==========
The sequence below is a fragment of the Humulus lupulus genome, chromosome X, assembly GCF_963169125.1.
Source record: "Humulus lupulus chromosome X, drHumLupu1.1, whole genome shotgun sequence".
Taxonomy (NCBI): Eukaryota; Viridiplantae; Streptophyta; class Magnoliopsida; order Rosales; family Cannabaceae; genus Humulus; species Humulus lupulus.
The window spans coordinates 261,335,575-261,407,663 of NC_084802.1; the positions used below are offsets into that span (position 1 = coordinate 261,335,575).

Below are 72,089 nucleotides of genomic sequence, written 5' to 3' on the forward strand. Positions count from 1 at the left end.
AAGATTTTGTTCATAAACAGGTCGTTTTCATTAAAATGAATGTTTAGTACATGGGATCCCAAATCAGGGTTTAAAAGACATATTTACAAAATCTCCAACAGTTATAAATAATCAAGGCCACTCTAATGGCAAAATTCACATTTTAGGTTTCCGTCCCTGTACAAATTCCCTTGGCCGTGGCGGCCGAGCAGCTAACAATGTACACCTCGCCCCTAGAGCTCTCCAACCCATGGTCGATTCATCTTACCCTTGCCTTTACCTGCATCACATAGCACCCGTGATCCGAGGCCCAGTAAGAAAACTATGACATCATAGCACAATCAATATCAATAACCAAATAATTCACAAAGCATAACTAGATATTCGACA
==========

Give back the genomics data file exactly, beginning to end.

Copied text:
The sequence below is a fragment of the Humulus lupulus genome, chromosome X, assembly GCF_963169125.1.
Source record: "Humulus lupulus chromosome X, drHumLupu1.1, whole genome shotgun sequence".
Taxonomy (NCBI): Eukaryota; Viridiplantae; Streptophyta; class Magnoliopsida; order Rosales; family Cannabaceae; genus Humulus; species Humulus lupulus.
The window spans coordinates 261,335,575-261,407,663 of NC_084802.1; the positions used below are offsets into that span (position 1 = coordinate 261,335,575).

Below are 72,089 nucleotides of genomic sequence, written 5' to 3' on the forward strand. Positions count from 1 at the left end.
AAGATTTTGTTCATAAACAGGTCGTTTTCATTAAAATGAATGTTTAGTACATGGGATCCCAAATCAGGGTTTAAAAGACATATTTACAAAATCTCCAACAGTTATAAATAATCAAGGCCACTCTAATGGCAAAATTCACATTTTAGGTTTCCGTCCCTGTACAAATTCCCTTGGCCGTGGCGGCCGAGCAGCTAACAATGTACACCTCGCCCCTAGAGCTCTCCAACCCATGGTCGATTCATCTTACCCTTGCCTTTACCTGCATCACATAGCACCCGTGATCCGAGGCCCAGTAAGAAAACTATGACATCATAGCACAATCAATATCAATAACCAAATAATTCACAAAGCATAACTAGATATTCGACA